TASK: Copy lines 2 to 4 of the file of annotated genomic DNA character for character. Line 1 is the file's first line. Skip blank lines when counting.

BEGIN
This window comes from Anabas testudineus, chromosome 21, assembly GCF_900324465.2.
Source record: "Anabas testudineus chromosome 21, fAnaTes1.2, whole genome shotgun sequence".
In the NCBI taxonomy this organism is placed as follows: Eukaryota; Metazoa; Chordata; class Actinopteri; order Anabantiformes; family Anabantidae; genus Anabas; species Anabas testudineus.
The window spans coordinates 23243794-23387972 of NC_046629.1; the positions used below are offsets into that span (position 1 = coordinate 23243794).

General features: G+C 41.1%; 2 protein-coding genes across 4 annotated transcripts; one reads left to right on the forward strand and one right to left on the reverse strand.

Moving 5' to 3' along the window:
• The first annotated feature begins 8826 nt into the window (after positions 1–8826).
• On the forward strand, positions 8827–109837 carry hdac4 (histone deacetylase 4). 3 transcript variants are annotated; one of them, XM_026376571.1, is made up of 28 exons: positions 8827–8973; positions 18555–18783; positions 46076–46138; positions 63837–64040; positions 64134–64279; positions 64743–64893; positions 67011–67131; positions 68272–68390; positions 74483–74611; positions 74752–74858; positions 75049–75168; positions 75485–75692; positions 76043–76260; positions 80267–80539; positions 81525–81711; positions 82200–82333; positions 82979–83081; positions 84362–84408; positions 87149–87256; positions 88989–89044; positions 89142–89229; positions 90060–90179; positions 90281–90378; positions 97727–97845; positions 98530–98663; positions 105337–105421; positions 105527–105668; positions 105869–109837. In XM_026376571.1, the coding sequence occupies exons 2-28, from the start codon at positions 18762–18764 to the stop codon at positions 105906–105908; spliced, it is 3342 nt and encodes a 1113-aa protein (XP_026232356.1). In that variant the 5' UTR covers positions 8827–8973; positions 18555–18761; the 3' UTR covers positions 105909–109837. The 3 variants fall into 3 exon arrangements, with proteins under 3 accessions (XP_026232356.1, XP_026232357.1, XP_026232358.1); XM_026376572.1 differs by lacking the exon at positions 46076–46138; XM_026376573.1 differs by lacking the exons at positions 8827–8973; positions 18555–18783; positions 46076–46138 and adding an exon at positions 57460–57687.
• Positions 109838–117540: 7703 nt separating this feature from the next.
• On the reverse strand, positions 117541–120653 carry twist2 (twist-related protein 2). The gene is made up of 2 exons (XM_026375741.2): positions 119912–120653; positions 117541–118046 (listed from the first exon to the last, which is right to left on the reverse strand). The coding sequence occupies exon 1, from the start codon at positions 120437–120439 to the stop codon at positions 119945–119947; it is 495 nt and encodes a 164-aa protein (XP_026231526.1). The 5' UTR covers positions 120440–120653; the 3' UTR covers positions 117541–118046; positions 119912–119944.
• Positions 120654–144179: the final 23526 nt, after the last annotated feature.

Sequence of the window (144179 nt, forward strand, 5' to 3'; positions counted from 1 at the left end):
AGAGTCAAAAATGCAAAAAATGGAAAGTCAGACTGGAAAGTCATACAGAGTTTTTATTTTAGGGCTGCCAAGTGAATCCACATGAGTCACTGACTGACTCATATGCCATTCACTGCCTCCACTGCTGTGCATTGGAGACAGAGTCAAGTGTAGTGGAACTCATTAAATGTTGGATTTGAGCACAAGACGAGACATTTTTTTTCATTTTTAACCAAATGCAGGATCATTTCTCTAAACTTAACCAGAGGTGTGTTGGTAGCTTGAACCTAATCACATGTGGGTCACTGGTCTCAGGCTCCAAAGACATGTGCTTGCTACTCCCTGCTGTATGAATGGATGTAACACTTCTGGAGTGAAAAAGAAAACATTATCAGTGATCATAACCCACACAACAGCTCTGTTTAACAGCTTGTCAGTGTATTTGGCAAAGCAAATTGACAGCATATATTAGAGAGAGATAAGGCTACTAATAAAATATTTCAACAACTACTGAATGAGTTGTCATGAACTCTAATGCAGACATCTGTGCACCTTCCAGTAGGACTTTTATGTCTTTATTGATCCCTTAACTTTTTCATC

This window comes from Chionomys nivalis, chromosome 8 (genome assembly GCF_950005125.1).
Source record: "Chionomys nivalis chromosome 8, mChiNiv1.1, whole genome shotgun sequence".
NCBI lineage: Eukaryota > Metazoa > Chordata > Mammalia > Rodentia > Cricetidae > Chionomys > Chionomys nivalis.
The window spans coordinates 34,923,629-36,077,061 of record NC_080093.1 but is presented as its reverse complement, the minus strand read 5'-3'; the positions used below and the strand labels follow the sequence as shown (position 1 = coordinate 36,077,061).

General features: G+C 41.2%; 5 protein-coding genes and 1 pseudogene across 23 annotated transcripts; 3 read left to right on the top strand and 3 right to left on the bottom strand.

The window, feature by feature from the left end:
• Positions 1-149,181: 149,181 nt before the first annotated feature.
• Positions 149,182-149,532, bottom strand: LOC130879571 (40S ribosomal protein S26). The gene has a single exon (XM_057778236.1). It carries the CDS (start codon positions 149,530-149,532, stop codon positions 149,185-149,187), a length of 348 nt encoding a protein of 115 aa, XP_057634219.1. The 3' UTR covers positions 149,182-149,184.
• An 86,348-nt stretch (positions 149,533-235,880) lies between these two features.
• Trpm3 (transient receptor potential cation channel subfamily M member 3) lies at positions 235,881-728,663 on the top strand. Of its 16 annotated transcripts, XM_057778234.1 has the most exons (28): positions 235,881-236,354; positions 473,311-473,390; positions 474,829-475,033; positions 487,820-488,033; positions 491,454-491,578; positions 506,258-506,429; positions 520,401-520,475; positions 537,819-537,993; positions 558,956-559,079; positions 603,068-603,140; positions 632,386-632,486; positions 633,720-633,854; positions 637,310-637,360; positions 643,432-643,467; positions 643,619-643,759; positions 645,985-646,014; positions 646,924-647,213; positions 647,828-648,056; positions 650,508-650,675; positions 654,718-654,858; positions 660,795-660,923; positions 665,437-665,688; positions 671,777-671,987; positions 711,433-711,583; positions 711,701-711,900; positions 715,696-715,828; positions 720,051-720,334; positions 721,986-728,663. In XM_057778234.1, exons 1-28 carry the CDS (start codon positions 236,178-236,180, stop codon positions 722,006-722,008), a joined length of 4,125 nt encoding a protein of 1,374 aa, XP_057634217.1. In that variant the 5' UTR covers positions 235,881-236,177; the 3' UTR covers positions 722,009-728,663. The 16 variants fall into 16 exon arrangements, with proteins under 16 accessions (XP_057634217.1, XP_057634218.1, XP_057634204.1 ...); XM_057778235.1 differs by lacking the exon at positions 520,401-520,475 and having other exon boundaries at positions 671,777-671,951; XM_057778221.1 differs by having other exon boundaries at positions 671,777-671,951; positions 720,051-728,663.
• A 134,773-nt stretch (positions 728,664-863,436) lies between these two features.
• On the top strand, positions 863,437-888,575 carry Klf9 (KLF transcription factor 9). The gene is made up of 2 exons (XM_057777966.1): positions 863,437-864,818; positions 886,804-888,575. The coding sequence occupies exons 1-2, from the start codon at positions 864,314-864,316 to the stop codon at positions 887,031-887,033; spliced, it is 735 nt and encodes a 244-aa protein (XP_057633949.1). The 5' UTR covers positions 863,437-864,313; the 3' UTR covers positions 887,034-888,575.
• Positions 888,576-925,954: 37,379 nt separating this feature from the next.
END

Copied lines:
Source record: "Anabas testudineus chromosome 21, fAnaTes1.2, whole genome shotgun sequence".
In the NCBI taxonomy this organism is placed as follows: Eukaryota; Metazoa; Chordata; class Actinopteri; order Anabantiformes; family Anabantidae; genus Anabas; species Anabas testudineus.
The window spans coordinates 23243794-23387972 of NC_046629.1; the positions used below are offsets into that span (position 1 = coordinate 23243794).